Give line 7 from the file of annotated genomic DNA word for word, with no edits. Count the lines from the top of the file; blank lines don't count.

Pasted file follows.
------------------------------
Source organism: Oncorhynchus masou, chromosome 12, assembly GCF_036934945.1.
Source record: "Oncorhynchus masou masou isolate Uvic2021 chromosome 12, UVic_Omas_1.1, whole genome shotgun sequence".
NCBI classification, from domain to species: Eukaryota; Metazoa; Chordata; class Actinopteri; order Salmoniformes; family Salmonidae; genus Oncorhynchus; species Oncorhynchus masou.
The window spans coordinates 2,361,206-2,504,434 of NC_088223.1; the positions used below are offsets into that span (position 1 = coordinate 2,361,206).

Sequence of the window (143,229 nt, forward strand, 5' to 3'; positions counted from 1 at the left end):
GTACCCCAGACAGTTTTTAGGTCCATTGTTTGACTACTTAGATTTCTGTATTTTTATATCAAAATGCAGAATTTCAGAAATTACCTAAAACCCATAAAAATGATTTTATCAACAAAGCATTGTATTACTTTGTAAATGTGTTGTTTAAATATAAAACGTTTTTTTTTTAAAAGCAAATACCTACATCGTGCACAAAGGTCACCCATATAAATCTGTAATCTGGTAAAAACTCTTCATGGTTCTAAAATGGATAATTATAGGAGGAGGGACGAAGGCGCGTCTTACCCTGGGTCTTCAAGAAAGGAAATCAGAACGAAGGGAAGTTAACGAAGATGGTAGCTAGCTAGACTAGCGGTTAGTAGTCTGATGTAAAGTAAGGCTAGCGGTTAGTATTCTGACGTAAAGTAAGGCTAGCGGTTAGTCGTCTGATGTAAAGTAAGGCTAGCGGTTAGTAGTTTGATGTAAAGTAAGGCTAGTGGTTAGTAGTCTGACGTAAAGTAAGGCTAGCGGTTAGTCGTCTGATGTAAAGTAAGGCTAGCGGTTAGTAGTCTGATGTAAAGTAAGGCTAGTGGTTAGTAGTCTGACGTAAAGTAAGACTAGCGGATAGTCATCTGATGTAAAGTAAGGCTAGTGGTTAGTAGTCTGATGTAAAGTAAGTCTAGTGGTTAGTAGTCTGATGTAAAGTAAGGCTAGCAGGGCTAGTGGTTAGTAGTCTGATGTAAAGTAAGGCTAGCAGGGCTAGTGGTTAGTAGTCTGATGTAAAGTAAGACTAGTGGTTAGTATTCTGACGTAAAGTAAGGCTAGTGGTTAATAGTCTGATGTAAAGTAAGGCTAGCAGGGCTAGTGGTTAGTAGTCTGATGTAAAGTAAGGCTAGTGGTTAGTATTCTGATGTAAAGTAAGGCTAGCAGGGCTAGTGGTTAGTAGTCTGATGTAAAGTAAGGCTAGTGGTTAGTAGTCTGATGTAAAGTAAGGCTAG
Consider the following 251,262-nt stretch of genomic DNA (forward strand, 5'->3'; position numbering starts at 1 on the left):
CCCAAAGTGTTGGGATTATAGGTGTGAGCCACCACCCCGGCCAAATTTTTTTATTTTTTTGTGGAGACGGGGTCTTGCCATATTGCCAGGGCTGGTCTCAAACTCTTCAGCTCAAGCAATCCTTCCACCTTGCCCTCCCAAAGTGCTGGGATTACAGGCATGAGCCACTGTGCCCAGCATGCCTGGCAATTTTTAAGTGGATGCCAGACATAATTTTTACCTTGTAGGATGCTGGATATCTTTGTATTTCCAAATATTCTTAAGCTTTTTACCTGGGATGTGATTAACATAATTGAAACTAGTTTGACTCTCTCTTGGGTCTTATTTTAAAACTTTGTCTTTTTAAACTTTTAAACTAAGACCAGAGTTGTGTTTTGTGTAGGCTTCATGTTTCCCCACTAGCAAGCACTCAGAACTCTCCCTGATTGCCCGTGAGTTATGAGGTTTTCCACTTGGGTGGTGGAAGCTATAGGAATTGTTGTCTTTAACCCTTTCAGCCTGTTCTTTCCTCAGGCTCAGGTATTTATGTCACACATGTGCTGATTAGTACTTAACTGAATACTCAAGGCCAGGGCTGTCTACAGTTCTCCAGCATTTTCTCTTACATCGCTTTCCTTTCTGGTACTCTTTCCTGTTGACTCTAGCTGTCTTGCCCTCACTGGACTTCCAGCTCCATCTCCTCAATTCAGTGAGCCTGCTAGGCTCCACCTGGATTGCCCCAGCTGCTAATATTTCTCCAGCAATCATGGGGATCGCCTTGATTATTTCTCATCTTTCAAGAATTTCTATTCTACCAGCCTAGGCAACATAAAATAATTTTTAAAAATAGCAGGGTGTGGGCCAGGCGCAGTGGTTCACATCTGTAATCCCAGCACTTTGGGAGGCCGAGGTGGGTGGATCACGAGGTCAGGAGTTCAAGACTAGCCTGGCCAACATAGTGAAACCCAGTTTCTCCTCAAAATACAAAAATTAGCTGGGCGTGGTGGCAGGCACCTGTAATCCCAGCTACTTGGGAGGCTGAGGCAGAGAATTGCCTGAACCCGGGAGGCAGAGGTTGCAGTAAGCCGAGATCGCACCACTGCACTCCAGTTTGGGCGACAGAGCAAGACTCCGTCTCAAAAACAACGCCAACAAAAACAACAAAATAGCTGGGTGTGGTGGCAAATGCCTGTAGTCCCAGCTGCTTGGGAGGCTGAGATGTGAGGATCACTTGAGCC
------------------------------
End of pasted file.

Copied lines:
Consider the following 251,262-nt stretch of genomic DNA (forward strand, 5'->3'; position numbering starts at 1 on the left):